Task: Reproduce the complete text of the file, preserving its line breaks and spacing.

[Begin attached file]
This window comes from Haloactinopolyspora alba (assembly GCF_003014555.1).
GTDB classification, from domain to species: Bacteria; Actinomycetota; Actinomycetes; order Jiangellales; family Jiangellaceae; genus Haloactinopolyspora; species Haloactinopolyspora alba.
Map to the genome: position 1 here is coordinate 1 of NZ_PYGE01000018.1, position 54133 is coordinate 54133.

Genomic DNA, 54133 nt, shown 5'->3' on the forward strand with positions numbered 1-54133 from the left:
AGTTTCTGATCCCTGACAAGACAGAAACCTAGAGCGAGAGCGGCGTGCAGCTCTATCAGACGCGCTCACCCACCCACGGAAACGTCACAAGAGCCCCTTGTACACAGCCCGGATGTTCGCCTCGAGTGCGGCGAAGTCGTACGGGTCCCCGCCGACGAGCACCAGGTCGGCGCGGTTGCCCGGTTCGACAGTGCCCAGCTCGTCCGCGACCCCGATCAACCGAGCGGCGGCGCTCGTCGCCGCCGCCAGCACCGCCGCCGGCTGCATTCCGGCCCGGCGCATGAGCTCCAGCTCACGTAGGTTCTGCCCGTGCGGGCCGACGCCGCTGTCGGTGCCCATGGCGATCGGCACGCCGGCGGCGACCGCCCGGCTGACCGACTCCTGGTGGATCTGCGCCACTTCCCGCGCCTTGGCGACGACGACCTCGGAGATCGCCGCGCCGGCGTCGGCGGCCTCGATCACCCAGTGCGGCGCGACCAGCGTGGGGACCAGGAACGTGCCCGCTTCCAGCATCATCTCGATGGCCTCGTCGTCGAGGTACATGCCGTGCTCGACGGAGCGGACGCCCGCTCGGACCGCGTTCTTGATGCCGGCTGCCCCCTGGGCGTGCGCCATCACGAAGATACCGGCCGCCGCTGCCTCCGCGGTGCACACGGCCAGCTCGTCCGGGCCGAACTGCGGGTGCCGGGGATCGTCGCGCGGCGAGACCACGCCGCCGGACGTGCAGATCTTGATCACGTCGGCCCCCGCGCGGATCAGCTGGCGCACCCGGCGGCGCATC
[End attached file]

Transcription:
This window comes from Haloactinopolyspora alba (assembly GCF_003014555.1).
GTDB classification, from domain to species: Bacteria; Actinomycetota; Actinomycetes; order Jiangellales; family Jiangellaceae; genus Haloactinopolyspora; species Haloactinopolyspora alba.
Map to the genome: position 1 here is coordinate 1 of NZ_PYGE01000018.1, position 54133 is coordinate 54133.

Genomic DNA, 54133 nt, shown 5'->3' on the forward strand with positions numbered 1-54133 from the left:
AGTTTCTGATCCCTGACAAGACAGAAACCTAGAGCGAGAGCGGCGTGCAGCTCTATCAGACGCGCTCACCCACCCACGGAAACGTCACAAGAGCCCCTTGTACACAGCCCGGATGTTCGCCTCGAGTGCGGCGAAGTCGTACGGGTCCCCGCCGACGAGCACCAGGTCGGCGCGGTTGCCCGGTTCGACAGTGCCCAGCTCGTCCGCGACCCCGATCAACCGAGCGGCGGCGCTCGTCGCCGCCGCCAGCACCGCCGCCGGCTGCATTCCGGCCCGGCGCATGAGCTCCAGCTCACGTAGGTTCTGCCCGTGCGGGCCGACGCCGCTGTCGGTGCCCATGGCGATCGGCACGCCGGCGGCGACCGCCCGGCTGACCGACTCCTGGTGGATCTGCGCCACTTCCCGCGCCTTGGCGACGACGACCTCGGAGATCGCCGCGCCGGCGTCGGCGGCCTCGATCACCCAGTGCGGCGCGACCAGCGTGGGGACCAGGAACGTGCCCGCTTCCAGCATCATCTCGATGGCCTCGTCGTCGAGGTACATGCCGTGCTCGACGGAGCGGACGCCCGCTCGGACCGCGTTCTTGATGCCGGCTGCCCCCTGGGCGTGCGCCATCACGAAGATACCGGCCGCCGCTGCCTCCGCGGTGCACACGGCCAGCTCGTCCGGGCCGAACTGCGGGTGCCGGGGATCGTCGCGCGGCGAGACCACGCCGCCGGACGTGCAGATCTTGATCACGTCGGCCCCCGCGCGGATCAGCTGGCGCACCCGGCGGCGCATC